Exim Bank Study – Adarsh Maharashtra

Mumbai, December 09, 2019: With merchandise exports witnessing a slowdown during the past decade, there is a need to focus on newer avenues for export growth from India. According to a study by Exim Bank, project exports is one such sector of opportunities for India. Analysis in the study indicates that contract awards for projects financed by Multilateral Development Banks (MDBs) [World Bank, the Asian Development Bank (ADB), the African Development Bank Group (AfDB), the Inter-American Development Bank and the European Bank for Reconstruction and Development] amounted to nearly US$ 155.7 billion during 2014-2018, indicative of immense opportunities for project exporters in India. Indian companies secured contracts amounting to US$ 21 billion during this period in projects funded by the major MDBs—the ADB, the AfDB and the World Bank funded projects.

The Study has taken an essential first step of evaluating the performance of project exporters in India over the recent years and analysing key aspects of their competitiveness in the international market. Based on a thorough analysis, comprising desk research and survey inputs received from select project exporters, the Study identifies major challenges for the sector in India and recommends pertinent strategies for alleviating these concerns.

The strategies identified in the Study include strengthening Export Credit Agencies [ECAs (Exim Bank and ECGC ltd.)] in India, enhancing success in securing contracts through adoption of consortium approach and encouraging local presence in key geographies, capacity building for project exports by providing timely information on subcontracting opportunities and organizing awareness programs for project exporters, alleviating non-tariff barriers to project exports by giving due consideration to these issues in trade negotiations, addressing data related issues for more informed policy decisions, considering membership in other MDBs such as the Inter-American Development Bank for enhancing India’s market access in lesser penetrated geographies such as the Latin America and Caribbean, and striving towards bridging the infrastructure financing gaps to create more opportunities for project exports.

The Study titled ‘Project Exports from India: Strategy for Reenergizing and Reorienting’ was released by Mr. Piyush Goyal, Hon’ble Minister of Commerce and Industry, Government of India during a two-day seminar organized by the Export-Import Bank of India (Exim Bank) on the theme ‘Building a Roadmap for Boosting Project Exports’ on 8-9 December 2019, in New Delhi. The seminar had speakers from Exim Bank, Ministry of Commerce and Industry, Ministry of Finance, Ministry of External Affairs, international financial institutions, and companies engaged in project exports. The seminar was attended by more than 150 participants from the Indian business community, as also Indian missions of several countries.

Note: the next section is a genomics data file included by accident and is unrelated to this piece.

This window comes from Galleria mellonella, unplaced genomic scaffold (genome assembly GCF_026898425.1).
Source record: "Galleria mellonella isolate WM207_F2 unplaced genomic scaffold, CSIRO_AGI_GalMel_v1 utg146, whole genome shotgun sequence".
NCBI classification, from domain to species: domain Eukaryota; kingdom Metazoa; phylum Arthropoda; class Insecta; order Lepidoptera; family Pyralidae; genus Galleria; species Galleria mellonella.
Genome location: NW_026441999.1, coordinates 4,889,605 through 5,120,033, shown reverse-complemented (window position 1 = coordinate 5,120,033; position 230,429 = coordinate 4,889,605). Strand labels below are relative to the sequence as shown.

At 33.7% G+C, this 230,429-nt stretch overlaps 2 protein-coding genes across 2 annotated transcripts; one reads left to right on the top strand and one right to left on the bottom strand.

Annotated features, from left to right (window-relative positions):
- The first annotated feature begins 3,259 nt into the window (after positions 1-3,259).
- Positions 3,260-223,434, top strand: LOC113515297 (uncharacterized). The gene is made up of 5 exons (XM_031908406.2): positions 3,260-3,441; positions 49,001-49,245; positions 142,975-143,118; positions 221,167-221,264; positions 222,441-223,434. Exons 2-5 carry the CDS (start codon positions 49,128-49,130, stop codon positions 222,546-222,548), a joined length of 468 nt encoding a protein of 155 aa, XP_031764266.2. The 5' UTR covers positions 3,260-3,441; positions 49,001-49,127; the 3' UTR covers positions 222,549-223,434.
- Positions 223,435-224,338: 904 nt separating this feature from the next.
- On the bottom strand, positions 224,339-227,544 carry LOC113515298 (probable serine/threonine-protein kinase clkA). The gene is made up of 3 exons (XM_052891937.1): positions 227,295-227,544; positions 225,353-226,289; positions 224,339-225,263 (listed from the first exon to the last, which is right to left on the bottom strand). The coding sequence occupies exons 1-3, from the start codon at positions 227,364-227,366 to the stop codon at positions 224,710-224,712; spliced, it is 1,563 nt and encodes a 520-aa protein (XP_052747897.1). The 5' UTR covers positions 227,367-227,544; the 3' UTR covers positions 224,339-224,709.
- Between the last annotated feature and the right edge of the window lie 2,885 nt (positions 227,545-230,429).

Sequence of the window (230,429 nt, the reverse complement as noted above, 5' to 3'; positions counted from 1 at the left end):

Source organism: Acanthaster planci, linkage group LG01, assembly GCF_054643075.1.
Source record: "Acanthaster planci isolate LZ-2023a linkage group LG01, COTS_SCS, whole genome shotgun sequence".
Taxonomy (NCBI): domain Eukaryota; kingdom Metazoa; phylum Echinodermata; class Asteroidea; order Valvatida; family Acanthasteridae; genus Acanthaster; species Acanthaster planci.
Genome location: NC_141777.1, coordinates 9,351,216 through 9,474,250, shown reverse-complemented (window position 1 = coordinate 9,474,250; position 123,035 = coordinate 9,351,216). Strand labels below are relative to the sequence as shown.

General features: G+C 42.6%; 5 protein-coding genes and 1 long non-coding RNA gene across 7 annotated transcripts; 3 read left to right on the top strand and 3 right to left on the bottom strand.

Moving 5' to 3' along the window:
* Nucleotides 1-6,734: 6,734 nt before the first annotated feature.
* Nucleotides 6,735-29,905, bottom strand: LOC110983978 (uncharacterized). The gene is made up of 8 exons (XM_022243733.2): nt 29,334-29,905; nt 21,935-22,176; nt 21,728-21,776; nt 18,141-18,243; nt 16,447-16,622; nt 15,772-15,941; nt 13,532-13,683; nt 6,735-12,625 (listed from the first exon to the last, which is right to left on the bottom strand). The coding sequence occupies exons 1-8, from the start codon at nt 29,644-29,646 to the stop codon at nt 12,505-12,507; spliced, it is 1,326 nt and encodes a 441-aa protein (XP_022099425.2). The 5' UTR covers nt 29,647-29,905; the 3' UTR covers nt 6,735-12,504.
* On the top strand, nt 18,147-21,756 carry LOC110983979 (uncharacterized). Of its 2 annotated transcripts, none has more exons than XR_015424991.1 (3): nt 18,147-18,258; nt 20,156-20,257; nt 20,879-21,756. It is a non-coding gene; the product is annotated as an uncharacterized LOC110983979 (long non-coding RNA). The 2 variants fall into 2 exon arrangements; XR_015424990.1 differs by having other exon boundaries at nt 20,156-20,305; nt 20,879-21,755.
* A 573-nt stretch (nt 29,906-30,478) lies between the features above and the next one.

Speaking on the occasion, Mr. Piyush Goyal highlighted the efforts taken by the Government of India to reverse the recent slowdown in exports, and enhance competitiveness of Indian exporters in the global market. Mr. Goyal noted that while the government has been actively taking responsive actions to incentivize the exports sector, there is a need for concerted efforts from all stakeholders in pursuing the export targets of US$ 1 trillion by 2024-25. In this context, Mr. Goyal commended the efforts taken by Exim Bank for creating a platform for interaction of stakeholders to identify the challenges and future prospect in the project exports sector, as also to encourage discussions to deliberate on a roadmap for the boosting future project exports from the country.

In his address, Mr. David Rasquinha, Managing Director, Exim Bank further underscored the need for strengthening the financial mechanisms for promoting project exports from the country. Mr. Rasquinha noted that foreign buyers of project exports rarely approach financing as an afterthought. Rather, financing is regularly a core component of evaluating bids and identifying sourcing—complete with weighting scales on relative financing terms. Mr. Rasquinha opined that the ability to secure sizeable, low-interest facilities is an important aspect of securing project exports contracts, and the role of ECAs has been pivotal in providing such facilities. Strengthening the ECA support mechanism in India will therefore be a sine qua non for boosting project exports from the country.

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